1. Update
  2. U.S. Wars & Militarism

New Bill Would Require U.S. Withdrawal from Afghanistan Within One Year

By Emmet Hollingshead, March 4, 2019

On March 4, Sens. Rand Paul (KY) and Tom Udall (NM) introduced legislation that would require the withdrawal of all U.S. troops from Afghanistan within one year.

Called the “American Forces Going Home After Noble Service Act” or the “AFGHAN Service Act,” the legislation would also repeal the 2001 Authorization for Use of Military Force (AUMF), which authorized the war in Afghanistan more than 17 years ago. FCNL welcomes Sen. Paul’s effort to end the longest war in U.S. history.

FCNL believes the time has come for a full and permanent withdrawal of U.S. forces from Afghanistan. We will continue to encourage all the parties inside Afghanistan and around the region to lay the groundwork for a durable peace. But we will not condition the departure of our troops upon reaching a negotiated settlement.

U.S. Army Spc. Jason Bruno secures an area during an assessment of the local bazaar in the Shah Joy district of Zabul province, Afghanistan, on Dec. 7, 2011. Bruno is a rifleman assigned to Provincial Reconstruction Team Zabul.

U.S. Army Spc. Jason Brunoin in the Shah Joy district of Zabul province, Afghanistan, on Dec. 7, 2011. DoD/Senior Airman Grovert Fuentes-Contreras, U.S. Air Force

According to recent polls, a majority of Americans share Sen. Paul’s belief that after more than 17 years, it is time to end the war in Afghanistan, which has killed 150,000 people and cost U.S. taxpayers close to $1 trillion.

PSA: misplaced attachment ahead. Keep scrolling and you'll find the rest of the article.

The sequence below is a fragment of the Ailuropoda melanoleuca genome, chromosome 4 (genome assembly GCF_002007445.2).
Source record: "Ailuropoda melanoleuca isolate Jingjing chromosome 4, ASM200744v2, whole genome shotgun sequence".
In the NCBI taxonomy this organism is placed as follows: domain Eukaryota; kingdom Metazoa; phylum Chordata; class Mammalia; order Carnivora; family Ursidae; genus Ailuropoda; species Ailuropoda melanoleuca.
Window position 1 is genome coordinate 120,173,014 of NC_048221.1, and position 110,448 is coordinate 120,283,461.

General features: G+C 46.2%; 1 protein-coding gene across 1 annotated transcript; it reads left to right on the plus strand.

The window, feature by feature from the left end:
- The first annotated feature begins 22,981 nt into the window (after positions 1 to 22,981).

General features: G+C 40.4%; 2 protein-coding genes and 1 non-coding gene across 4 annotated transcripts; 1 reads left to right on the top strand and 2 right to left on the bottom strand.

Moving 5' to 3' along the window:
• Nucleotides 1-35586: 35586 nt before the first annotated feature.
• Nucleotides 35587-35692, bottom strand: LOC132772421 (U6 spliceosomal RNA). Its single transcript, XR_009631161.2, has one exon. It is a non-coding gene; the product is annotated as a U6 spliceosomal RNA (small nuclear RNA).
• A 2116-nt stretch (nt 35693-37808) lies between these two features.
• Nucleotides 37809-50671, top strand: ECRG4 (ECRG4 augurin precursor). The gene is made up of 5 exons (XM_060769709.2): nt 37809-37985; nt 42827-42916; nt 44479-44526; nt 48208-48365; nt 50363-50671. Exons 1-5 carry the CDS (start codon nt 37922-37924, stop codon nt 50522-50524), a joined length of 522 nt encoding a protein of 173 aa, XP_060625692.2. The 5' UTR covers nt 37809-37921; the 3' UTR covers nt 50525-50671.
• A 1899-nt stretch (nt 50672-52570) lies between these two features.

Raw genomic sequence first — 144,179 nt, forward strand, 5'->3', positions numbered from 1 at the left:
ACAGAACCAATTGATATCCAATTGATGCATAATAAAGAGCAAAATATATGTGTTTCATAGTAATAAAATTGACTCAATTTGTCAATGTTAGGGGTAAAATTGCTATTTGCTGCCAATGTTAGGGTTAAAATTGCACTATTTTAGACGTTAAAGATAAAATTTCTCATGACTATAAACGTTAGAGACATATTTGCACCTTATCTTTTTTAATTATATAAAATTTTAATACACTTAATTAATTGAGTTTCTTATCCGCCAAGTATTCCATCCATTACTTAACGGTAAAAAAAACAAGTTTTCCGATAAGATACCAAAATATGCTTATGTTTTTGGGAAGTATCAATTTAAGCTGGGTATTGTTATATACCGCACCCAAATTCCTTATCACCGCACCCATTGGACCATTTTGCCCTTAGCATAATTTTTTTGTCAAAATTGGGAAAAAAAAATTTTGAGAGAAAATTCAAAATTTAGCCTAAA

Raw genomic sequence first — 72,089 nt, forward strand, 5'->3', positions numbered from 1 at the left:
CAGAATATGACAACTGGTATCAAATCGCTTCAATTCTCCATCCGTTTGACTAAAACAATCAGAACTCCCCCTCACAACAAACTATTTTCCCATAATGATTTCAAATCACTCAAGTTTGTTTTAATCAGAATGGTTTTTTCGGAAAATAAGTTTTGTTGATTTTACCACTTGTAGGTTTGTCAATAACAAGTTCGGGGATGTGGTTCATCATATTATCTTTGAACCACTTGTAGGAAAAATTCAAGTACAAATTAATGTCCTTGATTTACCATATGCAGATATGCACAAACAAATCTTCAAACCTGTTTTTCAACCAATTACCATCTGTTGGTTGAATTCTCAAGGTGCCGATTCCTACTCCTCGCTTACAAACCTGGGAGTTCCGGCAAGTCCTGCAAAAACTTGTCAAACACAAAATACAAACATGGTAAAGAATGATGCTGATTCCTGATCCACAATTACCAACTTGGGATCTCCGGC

Sens. Paul and Udall’s bill would require the Secretary of Defense to develop, and report to Congress, a plan to withdraw all U.S. armed forces from Afghanistan within a year. The Secretary would also be required to formulate a plan for reconciliation and democratic elections in Afghanistan. After either the full withdrawal of all U.S. troops or 395 days (whichever is earlier), Sen. Paul’s bill would repeal the 2001 AUMF.

As multiple U.S. military officials have stated, there is no military solution in Afghanistan. Finding peace in the country will require a strong commitment to diplomacy, humanitarian assistance, and development. That is why FCNL supports the State Department and the office of the Special Representative for Afghanistan Reconciliation in their efforts to advance peace talks.

Despite increased civilian casualties in 2018, prospects for peace in Afghanistan have been steadily improving. The responsible course is to end this war, undertake a full and permanent withdrawal of U.S. troops, and promote peace in Afghanistan.

Emmet Hollingshead

  • Program Assistant, Militarism and Human Rights

Emmet served as FCNL’s Program Assistant for Militarism and Human Rights for 2018-2019. He lobbied for more peaceful, ethical, and holistic U.S. foreign policy. Our international stance should not be based on military might, but on compassionate and inclusive leadership focused on mutual interests. To that end, Emmet worked with members of Congress and their staff, fellow peace activists, and grassroots supporters to develop better ways for the U.S. to engage with the world.